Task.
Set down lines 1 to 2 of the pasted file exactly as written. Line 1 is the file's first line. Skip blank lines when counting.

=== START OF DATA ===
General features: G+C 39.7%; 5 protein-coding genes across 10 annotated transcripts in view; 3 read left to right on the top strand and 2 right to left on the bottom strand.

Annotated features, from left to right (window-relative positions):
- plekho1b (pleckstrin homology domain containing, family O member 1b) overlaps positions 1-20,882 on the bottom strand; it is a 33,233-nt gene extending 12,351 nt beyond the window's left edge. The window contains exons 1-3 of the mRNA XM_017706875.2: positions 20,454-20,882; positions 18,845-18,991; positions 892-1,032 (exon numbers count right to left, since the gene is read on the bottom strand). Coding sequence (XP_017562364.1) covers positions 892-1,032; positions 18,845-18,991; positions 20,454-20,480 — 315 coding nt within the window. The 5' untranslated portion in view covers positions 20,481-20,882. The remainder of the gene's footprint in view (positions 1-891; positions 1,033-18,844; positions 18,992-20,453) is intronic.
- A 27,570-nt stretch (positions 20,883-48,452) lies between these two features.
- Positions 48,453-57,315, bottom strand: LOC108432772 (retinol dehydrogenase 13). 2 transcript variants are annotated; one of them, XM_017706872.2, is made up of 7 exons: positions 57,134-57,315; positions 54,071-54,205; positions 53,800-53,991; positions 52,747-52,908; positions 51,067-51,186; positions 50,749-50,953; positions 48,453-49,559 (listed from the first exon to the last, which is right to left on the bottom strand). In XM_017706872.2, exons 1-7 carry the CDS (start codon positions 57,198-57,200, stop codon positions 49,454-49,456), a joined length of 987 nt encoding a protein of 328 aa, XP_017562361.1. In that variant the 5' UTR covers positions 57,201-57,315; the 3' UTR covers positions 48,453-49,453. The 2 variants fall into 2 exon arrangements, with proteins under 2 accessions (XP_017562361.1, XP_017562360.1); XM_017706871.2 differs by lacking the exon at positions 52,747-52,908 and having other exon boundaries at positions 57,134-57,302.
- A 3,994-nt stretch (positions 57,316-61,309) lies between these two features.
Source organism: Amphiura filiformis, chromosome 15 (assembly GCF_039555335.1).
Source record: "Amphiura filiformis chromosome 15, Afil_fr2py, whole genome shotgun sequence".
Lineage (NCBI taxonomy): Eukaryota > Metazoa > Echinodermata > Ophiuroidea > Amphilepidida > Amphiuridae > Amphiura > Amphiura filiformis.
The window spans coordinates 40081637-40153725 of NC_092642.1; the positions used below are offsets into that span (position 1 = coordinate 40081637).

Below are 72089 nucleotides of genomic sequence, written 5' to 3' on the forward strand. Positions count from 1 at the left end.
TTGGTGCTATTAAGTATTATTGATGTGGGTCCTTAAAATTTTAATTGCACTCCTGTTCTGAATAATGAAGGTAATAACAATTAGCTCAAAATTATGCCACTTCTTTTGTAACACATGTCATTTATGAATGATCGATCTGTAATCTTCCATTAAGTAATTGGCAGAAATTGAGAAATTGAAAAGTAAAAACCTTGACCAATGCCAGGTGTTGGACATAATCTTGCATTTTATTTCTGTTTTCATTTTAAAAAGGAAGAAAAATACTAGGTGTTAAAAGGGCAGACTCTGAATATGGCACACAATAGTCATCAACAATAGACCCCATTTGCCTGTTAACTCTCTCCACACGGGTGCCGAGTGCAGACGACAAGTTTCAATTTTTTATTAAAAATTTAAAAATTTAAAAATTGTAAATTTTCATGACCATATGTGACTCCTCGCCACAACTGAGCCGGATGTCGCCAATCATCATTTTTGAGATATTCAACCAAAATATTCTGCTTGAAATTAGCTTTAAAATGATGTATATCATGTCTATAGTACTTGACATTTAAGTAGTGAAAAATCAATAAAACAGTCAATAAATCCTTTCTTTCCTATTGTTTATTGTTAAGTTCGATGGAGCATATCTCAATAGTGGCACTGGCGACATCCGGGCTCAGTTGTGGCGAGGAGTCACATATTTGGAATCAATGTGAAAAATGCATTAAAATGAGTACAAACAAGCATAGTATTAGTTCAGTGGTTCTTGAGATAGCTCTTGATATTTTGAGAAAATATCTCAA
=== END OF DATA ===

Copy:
General features: G+C 39.7%; 5 protein-coding genes across 10 annotated transcripts in view; 3 read left to right on the top strand and 2 right to left on the bottom strand.

Annotated features, from left to right (window-relative positions):